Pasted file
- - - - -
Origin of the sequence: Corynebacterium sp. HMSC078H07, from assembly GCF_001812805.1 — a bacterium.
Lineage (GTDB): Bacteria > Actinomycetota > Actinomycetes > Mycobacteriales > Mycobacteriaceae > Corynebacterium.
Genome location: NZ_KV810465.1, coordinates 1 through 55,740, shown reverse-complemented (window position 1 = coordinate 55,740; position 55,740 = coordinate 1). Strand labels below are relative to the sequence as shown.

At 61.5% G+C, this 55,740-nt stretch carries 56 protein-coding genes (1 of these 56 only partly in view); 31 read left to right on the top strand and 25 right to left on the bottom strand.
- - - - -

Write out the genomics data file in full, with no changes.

Origin of the sequence: Corynebacterium sp. HMSC078H07, from assembly GCF_001812805.1 — a bacterium.
Lineage (GTDB): Bacteria > Actinomycetota > Actinomycetes > Mycobacteriales > Mycobacteriaceae > Corynebacterium.
Genome location: NZ_KV810465.1, coordinates 1 through 55,740, shown reverse-complemented (window position 1 = coordinate 55,740; position 55,740 = coordinate 1). Strand labels below are relative to the sequence as shown.

At 61.5% G+C, this 55,740-nt stretch carries 56 protein-coding genes (1 of these 56 only partly in view); 31 read left to right on the top strand and 25 right to left on the bottom strand.